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Yetming: New Clico deal, or No money for shareholders

Saturday, December 4, 2010

Clico chairman Gerry Yetming said yesterday that he is preparing to recommend to Finance Minister Winston Dookeran that the Government not pay the 14,000 holders of the insurance company’s short-term policies and mutual funds, unless former Clico chairman Lawrence Duprey “comes to the table to renegotiate the terms of the June 2009 shareholders’ agreement.” Yetming reiterated a comment made by a government official at an off-the-record meeting on Wednesday that the shareholders’ agreement weakened the Government’s position on selling CL Financial assets to recover the $7.3 billion pumped in to save Clico and Clico Investment Bank. The former minister of finance maintained the position outlined at the meeting on Wednesday that the shareholders’ agreement meant that CL Financial assets could only be sold if there is a special majority of the financially strapped group.

The June 2009 agreement gave effect to the January 30 Memorandum of Understanding which required that CL Financial sell assets such as Republic Bank, Methanol Holdings (Trinidad) Limted and CMMB in order to satisfy the statutory fund deficit of Clico. The shareholders’ agreement allows a government-controlled board “to take over the management and control of the assets of CL Financial” in order to, among other things, protect the interest of policyholders of Clico and British American and the third party depositors of CIB.” While the agreement allows for decisions to be made by a special majority of the CL Financial board, the sale of the group’s assets is not among the three decisions requiring such a majority. This means, according to a literal interpretation of the agreement, that the Government can sell CL Financial assets without getting the consent of Duprey’s representatives on the board. CL Financial is supposed to comprise seven members—four representing the Government and three representing Duprey, the group’s majority shareholder. There are now three government directors and two directors representing Duprey on the board.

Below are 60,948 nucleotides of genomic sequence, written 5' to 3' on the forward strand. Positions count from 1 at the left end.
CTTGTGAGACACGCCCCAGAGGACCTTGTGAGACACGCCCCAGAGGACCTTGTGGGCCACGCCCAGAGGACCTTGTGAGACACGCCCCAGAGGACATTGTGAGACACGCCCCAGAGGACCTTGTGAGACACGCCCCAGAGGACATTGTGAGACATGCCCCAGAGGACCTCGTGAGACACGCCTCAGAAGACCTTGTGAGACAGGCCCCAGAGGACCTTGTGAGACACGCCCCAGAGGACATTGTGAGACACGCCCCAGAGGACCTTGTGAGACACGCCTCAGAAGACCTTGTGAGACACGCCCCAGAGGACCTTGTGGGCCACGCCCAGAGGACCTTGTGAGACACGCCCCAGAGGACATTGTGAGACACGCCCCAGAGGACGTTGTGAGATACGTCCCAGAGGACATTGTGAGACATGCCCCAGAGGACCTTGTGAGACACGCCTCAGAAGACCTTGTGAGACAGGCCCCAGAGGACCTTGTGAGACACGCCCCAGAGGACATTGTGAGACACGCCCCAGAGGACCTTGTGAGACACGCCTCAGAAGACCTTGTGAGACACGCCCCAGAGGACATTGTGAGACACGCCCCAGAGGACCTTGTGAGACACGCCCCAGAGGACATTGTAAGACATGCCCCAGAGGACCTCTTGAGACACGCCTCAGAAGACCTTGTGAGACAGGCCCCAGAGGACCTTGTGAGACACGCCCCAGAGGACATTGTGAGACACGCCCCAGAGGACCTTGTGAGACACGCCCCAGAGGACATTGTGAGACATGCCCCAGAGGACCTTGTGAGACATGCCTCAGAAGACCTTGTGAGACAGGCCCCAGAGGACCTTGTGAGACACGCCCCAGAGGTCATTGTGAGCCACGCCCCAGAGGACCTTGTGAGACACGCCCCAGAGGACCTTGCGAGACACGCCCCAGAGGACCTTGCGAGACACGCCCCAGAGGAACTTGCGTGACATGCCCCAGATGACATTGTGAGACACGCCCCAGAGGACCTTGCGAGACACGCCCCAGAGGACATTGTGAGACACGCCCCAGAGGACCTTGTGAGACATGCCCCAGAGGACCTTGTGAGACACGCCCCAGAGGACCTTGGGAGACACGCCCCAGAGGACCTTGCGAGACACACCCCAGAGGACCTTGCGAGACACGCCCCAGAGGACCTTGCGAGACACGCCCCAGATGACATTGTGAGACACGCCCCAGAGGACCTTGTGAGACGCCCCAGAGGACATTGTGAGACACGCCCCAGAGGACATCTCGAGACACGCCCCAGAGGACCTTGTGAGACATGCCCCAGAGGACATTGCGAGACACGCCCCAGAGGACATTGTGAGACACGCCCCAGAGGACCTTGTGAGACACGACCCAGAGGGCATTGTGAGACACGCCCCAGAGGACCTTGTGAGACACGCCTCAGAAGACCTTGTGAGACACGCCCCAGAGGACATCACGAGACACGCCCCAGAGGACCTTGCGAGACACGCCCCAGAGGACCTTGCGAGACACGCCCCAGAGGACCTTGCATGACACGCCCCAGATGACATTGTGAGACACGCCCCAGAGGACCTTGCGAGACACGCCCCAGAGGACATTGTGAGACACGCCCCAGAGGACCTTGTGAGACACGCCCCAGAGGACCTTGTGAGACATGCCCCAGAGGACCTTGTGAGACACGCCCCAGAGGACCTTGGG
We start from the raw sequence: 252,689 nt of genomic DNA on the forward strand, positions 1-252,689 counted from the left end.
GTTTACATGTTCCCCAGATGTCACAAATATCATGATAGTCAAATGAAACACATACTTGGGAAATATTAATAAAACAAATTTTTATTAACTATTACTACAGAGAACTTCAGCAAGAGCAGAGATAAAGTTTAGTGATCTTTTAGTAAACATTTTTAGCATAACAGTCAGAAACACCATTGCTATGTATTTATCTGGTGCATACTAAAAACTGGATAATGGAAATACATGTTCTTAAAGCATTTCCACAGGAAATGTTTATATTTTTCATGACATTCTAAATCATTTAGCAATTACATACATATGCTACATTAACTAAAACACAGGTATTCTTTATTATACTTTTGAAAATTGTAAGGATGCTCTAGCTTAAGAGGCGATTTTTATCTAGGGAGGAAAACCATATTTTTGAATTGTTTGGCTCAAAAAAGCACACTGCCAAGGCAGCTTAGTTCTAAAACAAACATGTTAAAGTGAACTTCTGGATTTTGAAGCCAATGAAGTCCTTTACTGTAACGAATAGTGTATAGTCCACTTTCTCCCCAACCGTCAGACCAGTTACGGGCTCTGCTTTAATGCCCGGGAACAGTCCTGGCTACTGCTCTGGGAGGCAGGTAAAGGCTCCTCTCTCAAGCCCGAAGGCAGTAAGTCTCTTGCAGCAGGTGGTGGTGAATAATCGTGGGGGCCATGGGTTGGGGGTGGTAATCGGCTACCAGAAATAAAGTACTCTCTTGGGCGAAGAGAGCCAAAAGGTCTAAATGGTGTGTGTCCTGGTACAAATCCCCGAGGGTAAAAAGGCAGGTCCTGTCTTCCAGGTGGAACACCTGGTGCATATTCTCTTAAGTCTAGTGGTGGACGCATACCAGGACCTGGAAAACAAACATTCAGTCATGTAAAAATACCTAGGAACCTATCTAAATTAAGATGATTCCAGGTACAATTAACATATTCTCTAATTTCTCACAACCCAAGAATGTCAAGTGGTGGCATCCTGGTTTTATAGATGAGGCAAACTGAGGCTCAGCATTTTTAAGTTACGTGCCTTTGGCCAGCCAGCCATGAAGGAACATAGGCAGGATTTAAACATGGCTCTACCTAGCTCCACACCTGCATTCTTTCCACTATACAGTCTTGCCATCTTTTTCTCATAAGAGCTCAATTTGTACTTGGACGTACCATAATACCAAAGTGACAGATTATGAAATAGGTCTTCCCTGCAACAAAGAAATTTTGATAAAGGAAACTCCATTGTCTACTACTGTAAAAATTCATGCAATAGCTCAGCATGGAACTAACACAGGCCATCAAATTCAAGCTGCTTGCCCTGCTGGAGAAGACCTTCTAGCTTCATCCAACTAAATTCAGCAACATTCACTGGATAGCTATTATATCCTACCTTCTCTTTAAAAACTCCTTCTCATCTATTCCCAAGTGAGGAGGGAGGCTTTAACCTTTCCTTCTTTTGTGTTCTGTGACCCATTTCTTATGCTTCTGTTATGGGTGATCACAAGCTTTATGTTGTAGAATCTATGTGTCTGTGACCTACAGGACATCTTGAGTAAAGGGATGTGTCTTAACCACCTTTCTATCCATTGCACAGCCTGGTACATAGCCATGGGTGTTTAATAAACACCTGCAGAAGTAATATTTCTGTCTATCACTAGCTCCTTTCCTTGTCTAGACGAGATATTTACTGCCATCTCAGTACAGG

Questioned on this yesterday, Yetming said that the spirit of the shareholders’ agreement was that a special majority would be needed to sell CL Financial assets. “If you need a special majority to pay a consultant under the agreement, you would need a special majority to sell assets,” he said. Responding to the Government’s position, a source close to the CL Financial board described the shareholders’ agreement as being “crystal clear.” The source stated that those now in charge of CL Financial are “second-guessing the response of the CL Financial shareholders.” The source asked: “If Duprey holds the upper hand now as implied by all the talk, what incentive does he have to agree to strengthening the Government’s hand?” Meanwhile, documents obtained by the Guardian have confirmed that Proman, the German project management company, agreed to reverse its controversial February 2, 2009, purchase of Clico Energy, the holding company for the CL Financial’s two ammonia plants and IPSL, the operator of the methanol companies.

Duprey sold the group’s 51 per cent stake in Clico Energy to Proman, which held the balance of shares, just days after the MOU through which the Government committed to the billion-dollar bailout of Clico. Before it was sold, 17 per cent of Clico Energy was held by Clico and 34 per cent was held by other CL Financial entities. CL Financial’s entire block, including the 17 per cent Clico block, was sold to Proman for US$47 million. The Clico block was sold for US$15.5 million. In a letter to Clico dated February 1, 2010. Daniel Eggenberger, the president of Proman Holdings (Barbados), confirmed his company’s agreement to return Clico’s 17 per cent to the insurance company for US$15.5 million—the exact amount that it was sold for—along with a 17 per cent stake in Caribbean Petrochemical Ltd for a nominal sum. That agreement was substantially completed by the beginning of April, sources close to the process said.


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